The joints between PT beech wood and PT steel bonded with water-based adhesive yielded higher tensile shear strengths (PVAc by 88.7% and MUF by 82.8%) than the respective untreated ones. The increment for epoxy was lower (by 23.9%) and just barely exceeded the standard deviation of the measured data point. No influence of PT on tensile shear strength of PU adhesives was evident. However, the strength of joints created with PVAc after PT reached the level of bond strength of PU and epoxy (Fig. 7b).

The highest values of joints tensile shear strength between untreated beech wood and aluminum were found for PU and epoxide adhesives, where PT again did not show any significant effect, as shown in Fig. 7c. In contrast to that, PT increased the joints’ tensile shear strengths for PVAc (by 69.5%) and MUF (by 65.0%).

The dataset of detected elongations at the maximum load of the tensile shear strength of lap joints was provided by Žigon et al. (2020).

Discussion

In general, plasmas are known to primarily influence the outermost surfaces through chemical modification of the material, which then builds the interface layer upon bonding. These modifications can be checked particularly well through measurements of contact angles and surface free energies. Hence, the bonding properties of the formed joints with different adhesives are usually well correlated to wetting properties. Adhered surfaces, oxidized and polarized by PT, interact differently with adhesive molecules of different adhesives. Specifically, polar surface groups on PT materials contribute to the formation of additional hydrogen at the interface between oxygen-containing adhesives (PVAc and MUF) and PT substrates (Avramidis et al. 2011; Frihart 2005).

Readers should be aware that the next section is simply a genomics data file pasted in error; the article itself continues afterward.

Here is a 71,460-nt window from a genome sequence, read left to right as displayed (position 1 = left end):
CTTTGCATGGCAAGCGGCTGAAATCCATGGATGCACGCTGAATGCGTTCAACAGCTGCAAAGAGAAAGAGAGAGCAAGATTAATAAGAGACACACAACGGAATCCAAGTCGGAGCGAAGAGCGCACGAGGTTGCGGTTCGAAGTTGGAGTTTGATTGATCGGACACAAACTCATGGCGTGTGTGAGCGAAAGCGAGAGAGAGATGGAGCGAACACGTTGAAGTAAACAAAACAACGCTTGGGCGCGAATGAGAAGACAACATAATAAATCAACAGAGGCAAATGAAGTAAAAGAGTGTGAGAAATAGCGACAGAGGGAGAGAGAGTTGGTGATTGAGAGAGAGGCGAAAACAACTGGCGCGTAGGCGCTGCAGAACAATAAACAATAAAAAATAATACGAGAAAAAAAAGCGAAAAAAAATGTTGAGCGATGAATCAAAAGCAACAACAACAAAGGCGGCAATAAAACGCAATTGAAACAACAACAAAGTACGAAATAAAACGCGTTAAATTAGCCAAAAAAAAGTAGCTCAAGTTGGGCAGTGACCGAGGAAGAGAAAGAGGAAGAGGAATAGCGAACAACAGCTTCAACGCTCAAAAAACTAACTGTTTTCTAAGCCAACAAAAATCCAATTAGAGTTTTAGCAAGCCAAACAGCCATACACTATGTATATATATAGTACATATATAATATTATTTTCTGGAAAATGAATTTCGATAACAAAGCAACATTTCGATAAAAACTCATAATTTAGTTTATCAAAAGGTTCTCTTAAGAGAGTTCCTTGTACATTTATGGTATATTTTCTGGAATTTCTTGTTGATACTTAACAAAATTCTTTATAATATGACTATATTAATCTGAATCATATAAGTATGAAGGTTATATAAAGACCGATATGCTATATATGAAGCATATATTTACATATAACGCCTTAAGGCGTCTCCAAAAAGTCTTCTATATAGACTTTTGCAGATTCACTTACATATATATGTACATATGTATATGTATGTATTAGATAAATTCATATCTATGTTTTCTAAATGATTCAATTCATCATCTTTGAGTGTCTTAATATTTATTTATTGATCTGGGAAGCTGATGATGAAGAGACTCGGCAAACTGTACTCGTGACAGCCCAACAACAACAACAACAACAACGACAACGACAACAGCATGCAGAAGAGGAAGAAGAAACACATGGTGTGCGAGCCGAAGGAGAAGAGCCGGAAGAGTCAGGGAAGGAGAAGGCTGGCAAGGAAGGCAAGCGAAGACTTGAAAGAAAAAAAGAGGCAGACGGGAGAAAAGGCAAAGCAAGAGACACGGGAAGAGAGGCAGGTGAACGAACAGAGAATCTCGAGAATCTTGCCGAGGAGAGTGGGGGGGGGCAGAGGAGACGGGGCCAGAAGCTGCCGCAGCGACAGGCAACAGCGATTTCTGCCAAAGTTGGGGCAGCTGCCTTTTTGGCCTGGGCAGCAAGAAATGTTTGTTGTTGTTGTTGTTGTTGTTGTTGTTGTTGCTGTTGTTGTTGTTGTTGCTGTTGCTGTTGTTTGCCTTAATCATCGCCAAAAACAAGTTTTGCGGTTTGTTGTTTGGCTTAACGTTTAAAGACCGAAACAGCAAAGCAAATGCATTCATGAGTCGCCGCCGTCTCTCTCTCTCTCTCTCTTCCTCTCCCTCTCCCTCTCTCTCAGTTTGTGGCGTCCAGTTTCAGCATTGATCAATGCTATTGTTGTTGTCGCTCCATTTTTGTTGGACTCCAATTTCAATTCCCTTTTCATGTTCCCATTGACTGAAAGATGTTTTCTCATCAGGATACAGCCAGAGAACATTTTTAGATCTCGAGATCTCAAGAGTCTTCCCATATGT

PT for wood–wood joints

Initially, the surface of the wood was relatively rough, which did not change significantly with plasma treatments. The outermost surface of wood clearly gets oxidized through the removal of volatile compounds and resins as well as the formation of hydroxyl, carbonyl, and carboxyl groups, which is clearly represented by the increase of both, polar and dispersive parts of the SFE after PT (Liu and Rials 1998; Shen 2009). Hence, the bond strengths of aqueous adhesive systems, i.e. PVAc and MUF adhesives, seemed to slightly increase, whereas they appeared to slightly decrease for epoxy and PU adhesives. However, none of these changes was statistically significant, although yielding the highest tensile shear strength values among all the types of specimens bonded with different adhesives used in this study. The strengths of bondlines between two beech lamellas were the highest in comparison to strengths, detected at wood and both studied metals. This could be attributed to the basic purpose of adhesives used and to the adhesives’ penetration, which is expected to be greater for more porous materials like wood than for non-porous metals.

PT for wood–steel joints